Trick-or-treating, blowing out candles, not stepping on sidewalk cracks—traditions endure.
In sports, however, some of the most obscure practices are embraced. Actions that could be considered disturbing or possibly illegal in certain crevices of the world have been tossed atop pedestals in the sports world.
With the NHL lockout firmly in place, we can't help but miss the mind-boggling acts of appreciation displayed during and after hockey games. Let's pay homage to all the octopuses usually tossed onto the Joe Louis Arena ice and look at the dumbest traditions in sports.
If we can watch Gone with the Wind without a pause, a three-hour baseball game shouldn't be an issue.
Especially considering that by the seventh inning we've already logged three miles hitting the restroom, refilling beer cups and grabbing napkins for our garlic fries.
Continually remixed versions of "Who Let The Dogs Out" should be tossed in the '90s garbage with mushroom haircuts and colored ketchup rather than overplayed during NBA timeouts and while guards dribble the ball upcourt.
And then again during halftime, and then again in double overtime.
With visors and sunglasses being just as effective, perhaps it's time to eliminate possible fodder from being scripted under athletes' eyes.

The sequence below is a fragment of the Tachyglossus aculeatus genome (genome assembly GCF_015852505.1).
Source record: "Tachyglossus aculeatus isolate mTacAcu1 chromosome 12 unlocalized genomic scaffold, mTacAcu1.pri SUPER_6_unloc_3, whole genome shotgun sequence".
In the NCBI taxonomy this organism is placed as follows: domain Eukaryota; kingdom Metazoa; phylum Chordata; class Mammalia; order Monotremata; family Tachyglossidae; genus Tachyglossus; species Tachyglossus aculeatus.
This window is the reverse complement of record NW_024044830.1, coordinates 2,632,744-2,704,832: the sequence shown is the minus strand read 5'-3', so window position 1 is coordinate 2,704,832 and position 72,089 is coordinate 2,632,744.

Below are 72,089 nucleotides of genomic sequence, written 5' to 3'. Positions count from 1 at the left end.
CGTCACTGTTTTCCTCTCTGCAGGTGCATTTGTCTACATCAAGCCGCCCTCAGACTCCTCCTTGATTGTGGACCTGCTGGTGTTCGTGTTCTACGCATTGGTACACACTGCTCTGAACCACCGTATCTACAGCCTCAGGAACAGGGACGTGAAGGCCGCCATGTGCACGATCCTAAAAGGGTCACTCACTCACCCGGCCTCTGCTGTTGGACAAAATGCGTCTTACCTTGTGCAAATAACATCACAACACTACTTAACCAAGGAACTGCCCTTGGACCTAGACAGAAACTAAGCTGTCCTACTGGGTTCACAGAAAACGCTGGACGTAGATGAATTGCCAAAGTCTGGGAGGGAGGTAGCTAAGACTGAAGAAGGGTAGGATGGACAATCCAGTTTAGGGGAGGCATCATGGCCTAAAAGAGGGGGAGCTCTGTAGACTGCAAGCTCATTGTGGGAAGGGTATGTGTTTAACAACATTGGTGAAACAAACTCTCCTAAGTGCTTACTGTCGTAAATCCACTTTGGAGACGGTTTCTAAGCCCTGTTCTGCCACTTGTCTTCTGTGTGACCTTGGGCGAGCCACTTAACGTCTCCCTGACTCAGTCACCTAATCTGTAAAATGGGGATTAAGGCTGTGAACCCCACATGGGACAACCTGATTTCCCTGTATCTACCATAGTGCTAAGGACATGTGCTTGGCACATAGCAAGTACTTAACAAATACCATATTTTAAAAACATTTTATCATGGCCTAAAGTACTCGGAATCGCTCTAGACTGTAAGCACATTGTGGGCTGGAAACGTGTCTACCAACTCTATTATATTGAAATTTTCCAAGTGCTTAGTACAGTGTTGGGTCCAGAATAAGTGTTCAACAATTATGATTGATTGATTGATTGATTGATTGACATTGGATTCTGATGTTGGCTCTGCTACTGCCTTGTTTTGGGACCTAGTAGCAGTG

Save the area codes, psalms and "I heart huckabees" messages for Twitter or your diary. And for God's sake, please don't advertise...ahem, Jimmy Clausen.
Most boxers have been swinging fisticuffs since their first week out of the womb. One would expect them to be aware of the rules. However, that doesn't stop judges from repeating the same rules over and over again.
So what you're saying is that we still can't hit below the belt or in the groin? Just making sure.
One day, a judge will switch it up and institute one new rule: There are no rules. We're waiting...
Love the vibe, hate the financial backlash.
If buying hats in arenas didn't cut into your child's college education, we'd be ecstatic over the idea of tossing them on the ice. But we have to be frugal in our approach.
Here's an idea: folded sheets of paper with new commissioner suggestions.
Streaking has had its legendary moments, but for most of these culprits, the learning curve remains the same. No, we don't want to see your bare rump. And no, your eventual tazing is not quality television.
One of two things can happen to a streaker. Either he's leveled by an annoyed linebacker, or arrested after failure to cover up the license plate on his getaway vehicle.